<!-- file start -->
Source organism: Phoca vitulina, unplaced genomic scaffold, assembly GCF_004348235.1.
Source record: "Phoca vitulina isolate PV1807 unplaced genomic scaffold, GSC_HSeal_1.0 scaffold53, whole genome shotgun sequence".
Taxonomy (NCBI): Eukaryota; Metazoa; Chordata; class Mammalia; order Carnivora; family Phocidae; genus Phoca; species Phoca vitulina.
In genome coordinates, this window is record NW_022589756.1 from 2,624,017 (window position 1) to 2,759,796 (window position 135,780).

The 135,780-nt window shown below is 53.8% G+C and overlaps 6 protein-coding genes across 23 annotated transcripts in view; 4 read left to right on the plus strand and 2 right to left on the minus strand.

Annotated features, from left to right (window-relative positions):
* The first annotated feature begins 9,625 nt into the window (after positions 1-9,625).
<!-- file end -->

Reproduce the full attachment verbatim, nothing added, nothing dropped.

Source organism: Phoca vitulina, unplaced genomic scaffold, assembly GCF_004348235.1.
Source record: "Phoca vitulina isolate PV1807 unplaced genomic scaffold, GSC_HSeal_1.0 scaffold53, whole genome shotgun sequence".
Taxonomy (NCBI): Eukaryota; Metazoa; Chordata; class Mammalia; order Carnivora; family Phocidae; genus Phoca; species Phoca vitulina.
In genome coordinates, this window is record NW_022589756.1 from 2,624,017 (window position 1) to 2,759,796 (window position 135,780).

The 135,780-nt window shown below is 53.8% G+C and overlaps 6 protein-coding genes across 23 annotated transcripts in view; 4 read left to right on the plus strand and 2 right to left on the minus strand.

Annotated features, from left to right (window-relative positions):
* The first annotated feature begins 9,625 nt into the window (after positions 1-9,625).